By AAJ STAFF

pitchforkmedia.com:
MacArthur Genius Grant recipient Ken Vandermark heads up another new full-length with his prestigious Chicago-based free-jazz quintet.

The academic establishment's gradual acceptance of jazz as a valid, complex art has produced a legion of white guys in turtlenecks, intent on the nerdification of what had been an inherently pre-cognitive form of expression. Theory, however, tends to oppose creation, and jazz today is often either a painfully intellectual or quaintly nostalgic affair, leaving few modern performers that aim both for visceral impact and musical progress.

That aim at the visceral is what makes The Vandermark Five, a quintet of white guys in turtlenecks, so unexpectedly refreshing. The avant-jazz scene is filled with those who wish to expand its sonic palette, or redefine the term "jazz" entirely within a world of samples and post-modern jumble. It's a rare group that purposefully and successfully advances the movement into modernity within the confines of a fairly standard ensemble, and the fact that traditionalists have questioned V5's "legitimacy" only strengthens their position. A listener will find something immediately gripping about their newest recording, Elements of Style... Exercises in Surprise: It's the sound of solid compositions filtered through unpretentious, energetic performing.

Though Ken Vandermark's playing bears the stamp of Sun Ra's influence, it contains none of the great spaceman's studio experimentation; while his style is sometimes compared to John Zorn's, one doesn't get the same sense that Vandermark's out to prove anything. His failure to indulge the time-honored Jazz tradition of honing persona and mystique may end up cementing him within the sidenotes, but it allows his playing to come across as sincere, egoless, and confident-- an important vibe to transmit in such obtuse musical territory.

Confidence is an audible quality in any improvisational performance, but perhaps none more so than free jazz. It might seem anti-intuitive to attribute the success of a braying, squeaking solo to nearly imperceptible subtleties, but it's the performer's intense vision and forward momentum that can give the music its force, or render it aseptic. From the first freakout of opener "Outside Ticket [for John Gilmore]", the listener is ready to place trust in Vandermark and his tight ensemble, rendered nearly telepathic in their musical communication from years of live performance.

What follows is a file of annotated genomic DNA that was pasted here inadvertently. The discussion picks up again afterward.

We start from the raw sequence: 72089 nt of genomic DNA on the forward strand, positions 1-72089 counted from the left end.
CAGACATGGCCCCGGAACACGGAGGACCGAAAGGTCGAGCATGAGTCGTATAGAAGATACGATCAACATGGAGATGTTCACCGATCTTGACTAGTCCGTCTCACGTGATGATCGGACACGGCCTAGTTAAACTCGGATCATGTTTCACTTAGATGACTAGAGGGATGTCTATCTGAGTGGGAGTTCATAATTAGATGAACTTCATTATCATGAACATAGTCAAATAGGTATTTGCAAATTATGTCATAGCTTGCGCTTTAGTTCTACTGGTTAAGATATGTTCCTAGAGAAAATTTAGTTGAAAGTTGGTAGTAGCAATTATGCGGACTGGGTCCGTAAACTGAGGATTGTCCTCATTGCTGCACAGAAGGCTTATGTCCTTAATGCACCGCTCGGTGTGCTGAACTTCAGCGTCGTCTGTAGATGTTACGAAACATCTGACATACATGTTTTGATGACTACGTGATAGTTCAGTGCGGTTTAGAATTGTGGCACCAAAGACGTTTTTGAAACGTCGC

Vandermark's compositions strike a balance between surface-level impact and deeper complexity. In one of the album's most solid tracks, "Knock Yourself Out [for Jean-Michel Basquiat]", drummer Tim Daisy and bassist Kent Kessler work in tandem to constantly shift the downbeat, and flow from solid groove to controlled chaos in a heartbeat. Vandermark, Jeb Bishop and Dave Rempis begin with a straight ahead funky octave hook, moving quickly to far-out territory and back again; each return to the theme increasingly explores the polyrhythms inherent in phasing or inverting it, and each departure becomes more abstract and minimal. Their juxtaposition of such a standard hook with their wild soloing could be seen as humorous or sardonic, but the passion with which it's all presented instead draws a connecting line from past to present. In "Telefon [for Glenn Gould]", the quintet leaps from frenetic swing to microtonal drone and then back again, a structure of calm in the center of a storm that paints an image of the great Bach pianist Gould sitting in Zen bliss as counterpoint lines flow from his fingertips into the surrounding air. The pieces here are all dedicated to various artists who have pushed their forms forward while remaining cognizant of those who've preceded them, reflecting V5's general preoccupation with their own place in jazz's linear history.